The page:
Mitch Robinson, President, Real Estate News.
Illustration by Lanette Behiry/Real Estate News

Real estate industry awards: Can we be better? 

Celebrating excellence should be about, well, actual excellence — not the size of someone’s wallet.

February 21, 2024
2 minutes

It's awards season, a time to celebrate excellence. It's hard to please everyone. Jokes from hosts fall flat. Barbie fans are upset about Oscar snubs. On the plus side, sometimes, an award can mean as much as … life.

In the world of real estate, it seems like it's ALWAYS awards season.

Accolades are everywhere, to the point that people don't even bother getting upset about snubs or slights. And let's be realistic: If someone in real estate wants an honor, there is probably one within their reach — especially if they have the money. But it's worth asking ourselves whether spending big bucks to get a nomination or consideration matches the real value of picking up a prize.

First, let's be clear that any entity has the right to come up with any award and entry process — including a fee for entry — that it deems valid. Same goes for rankings, like the Swanepoel Power 200, which uses data to drive its list and doesn't charge anyone for consideration. (Note: Stefan Swanepoel founded both Real Estate News and T3 Sixty, which produces the SP 200.) 

Let's cut to the chase: Awards that have a high entry fee, especially when coupled with minimal requirements for entry, just don't feel right to many of us. The fast-rising newcomer might not be able to afford hundreds of dollars to be considered for an award, even if they've had epic and measurable success.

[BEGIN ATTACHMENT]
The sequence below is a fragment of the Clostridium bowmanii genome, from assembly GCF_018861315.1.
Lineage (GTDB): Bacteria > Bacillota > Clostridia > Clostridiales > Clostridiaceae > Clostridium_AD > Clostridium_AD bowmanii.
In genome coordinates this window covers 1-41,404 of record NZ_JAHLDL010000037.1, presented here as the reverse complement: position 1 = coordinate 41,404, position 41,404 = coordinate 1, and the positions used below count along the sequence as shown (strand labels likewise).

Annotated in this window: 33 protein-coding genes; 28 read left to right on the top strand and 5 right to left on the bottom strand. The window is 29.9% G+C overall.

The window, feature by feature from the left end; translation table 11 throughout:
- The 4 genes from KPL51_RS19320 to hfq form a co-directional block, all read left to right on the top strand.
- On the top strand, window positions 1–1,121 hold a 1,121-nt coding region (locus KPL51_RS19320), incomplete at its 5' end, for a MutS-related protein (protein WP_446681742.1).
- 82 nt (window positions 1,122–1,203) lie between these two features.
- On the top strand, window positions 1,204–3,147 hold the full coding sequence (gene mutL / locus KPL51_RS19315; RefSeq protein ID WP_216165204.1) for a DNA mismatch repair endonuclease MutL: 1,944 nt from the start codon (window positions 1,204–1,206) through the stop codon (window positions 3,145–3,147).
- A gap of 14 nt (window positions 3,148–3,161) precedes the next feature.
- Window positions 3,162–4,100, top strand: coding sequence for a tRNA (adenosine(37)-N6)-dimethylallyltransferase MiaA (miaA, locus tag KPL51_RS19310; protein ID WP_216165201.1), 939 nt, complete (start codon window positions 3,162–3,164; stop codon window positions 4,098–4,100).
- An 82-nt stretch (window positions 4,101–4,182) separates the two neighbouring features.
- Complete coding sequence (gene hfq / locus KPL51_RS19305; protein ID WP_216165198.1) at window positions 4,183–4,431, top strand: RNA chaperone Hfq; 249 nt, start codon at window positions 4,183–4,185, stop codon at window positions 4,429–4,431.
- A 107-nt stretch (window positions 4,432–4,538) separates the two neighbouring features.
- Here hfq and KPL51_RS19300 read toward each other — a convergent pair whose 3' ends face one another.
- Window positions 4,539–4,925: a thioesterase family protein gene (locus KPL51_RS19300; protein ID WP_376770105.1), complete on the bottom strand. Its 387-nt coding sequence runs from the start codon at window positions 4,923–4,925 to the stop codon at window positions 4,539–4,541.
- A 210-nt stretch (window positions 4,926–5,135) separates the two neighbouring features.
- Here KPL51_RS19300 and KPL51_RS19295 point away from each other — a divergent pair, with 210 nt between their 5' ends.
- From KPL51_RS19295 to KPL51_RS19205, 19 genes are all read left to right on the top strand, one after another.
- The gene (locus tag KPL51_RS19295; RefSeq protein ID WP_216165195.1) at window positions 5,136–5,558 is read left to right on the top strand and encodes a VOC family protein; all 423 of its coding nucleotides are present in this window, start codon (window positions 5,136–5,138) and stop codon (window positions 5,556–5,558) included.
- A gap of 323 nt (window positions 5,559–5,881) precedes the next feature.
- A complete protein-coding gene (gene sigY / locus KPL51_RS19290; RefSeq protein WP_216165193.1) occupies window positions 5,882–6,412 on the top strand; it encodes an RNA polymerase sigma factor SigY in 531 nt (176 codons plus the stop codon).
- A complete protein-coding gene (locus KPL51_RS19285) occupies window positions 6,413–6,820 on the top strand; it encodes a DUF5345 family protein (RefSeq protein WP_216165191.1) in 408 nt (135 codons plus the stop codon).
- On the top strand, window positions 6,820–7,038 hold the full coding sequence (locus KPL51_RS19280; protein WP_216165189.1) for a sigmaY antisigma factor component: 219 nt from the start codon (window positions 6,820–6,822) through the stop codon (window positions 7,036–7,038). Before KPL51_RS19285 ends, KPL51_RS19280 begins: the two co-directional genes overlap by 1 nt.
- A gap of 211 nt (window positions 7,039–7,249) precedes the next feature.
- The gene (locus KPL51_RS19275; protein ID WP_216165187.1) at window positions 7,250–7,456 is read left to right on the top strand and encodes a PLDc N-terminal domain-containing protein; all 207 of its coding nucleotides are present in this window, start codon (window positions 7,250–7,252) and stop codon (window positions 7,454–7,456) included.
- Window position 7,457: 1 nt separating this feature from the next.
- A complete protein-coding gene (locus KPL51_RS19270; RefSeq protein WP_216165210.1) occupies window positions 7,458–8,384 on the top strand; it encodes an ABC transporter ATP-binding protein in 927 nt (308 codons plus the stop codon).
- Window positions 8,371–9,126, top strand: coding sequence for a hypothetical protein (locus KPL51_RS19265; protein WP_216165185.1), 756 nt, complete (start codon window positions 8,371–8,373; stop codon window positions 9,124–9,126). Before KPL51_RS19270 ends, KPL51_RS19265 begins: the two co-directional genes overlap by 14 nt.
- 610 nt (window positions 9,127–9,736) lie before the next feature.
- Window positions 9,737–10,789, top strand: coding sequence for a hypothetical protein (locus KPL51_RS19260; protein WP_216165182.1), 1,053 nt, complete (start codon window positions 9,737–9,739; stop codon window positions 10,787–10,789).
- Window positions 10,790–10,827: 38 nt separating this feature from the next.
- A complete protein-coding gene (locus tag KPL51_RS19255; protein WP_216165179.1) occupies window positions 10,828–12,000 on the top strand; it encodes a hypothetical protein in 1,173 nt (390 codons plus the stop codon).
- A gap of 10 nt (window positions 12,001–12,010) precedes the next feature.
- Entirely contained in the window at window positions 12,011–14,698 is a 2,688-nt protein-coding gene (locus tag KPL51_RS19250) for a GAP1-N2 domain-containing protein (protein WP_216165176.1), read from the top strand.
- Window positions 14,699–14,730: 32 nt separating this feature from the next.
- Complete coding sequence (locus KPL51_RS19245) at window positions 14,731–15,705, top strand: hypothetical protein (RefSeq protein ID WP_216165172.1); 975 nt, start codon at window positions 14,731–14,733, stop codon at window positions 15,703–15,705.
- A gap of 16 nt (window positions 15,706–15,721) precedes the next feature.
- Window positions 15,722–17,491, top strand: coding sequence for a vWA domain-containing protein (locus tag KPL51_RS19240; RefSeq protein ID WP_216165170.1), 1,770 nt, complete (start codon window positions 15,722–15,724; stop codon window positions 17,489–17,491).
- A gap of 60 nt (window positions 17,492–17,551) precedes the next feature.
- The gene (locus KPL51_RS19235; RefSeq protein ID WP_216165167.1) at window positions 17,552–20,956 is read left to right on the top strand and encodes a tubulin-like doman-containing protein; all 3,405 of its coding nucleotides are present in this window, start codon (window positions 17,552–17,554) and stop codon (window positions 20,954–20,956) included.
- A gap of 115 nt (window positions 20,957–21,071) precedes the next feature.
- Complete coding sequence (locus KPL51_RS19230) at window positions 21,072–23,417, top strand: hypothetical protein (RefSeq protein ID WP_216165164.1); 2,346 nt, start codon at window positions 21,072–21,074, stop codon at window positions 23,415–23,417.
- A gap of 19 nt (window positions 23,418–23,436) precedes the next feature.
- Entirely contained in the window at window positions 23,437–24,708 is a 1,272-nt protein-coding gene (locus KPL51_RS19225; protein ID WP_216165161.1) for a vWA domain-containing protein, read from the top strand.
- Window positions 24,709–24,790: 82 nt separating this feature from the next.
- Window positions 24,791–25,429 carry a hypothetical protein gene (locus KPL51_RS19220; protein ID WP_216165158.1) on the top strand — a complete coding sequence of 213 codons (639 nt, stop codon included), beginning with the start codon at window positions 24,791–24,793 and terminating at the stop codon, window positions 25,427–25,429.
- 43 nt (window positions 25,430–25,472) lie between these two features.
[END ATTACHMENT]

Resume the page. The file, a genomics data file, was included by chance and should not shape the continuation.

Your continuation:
In other words, it's not necessarily … just "an honor just to be nominated," as we have heard from many stars walking on the Oscars red carpet.

The organizations that charge a substantial entry fee — I mean, hundreds of dollars — will tell you it's for administrative purposes. But if an awards program with 10 categories receives five nominations in each, some quick napkin math shows that this can mean revenue in the $30,000-$50,000 range.

It's no surprise that there are so many awards in our industry. We're human, and we love the recognition — and for the provider of the awards, it's good money. But I think we can be better than this. We can be more transparent up front. And for those of you who can't stomach paying the next exorbitant entry fee, I hereby honor you with the "My Ethics Are In The Right Place Award." No charge.

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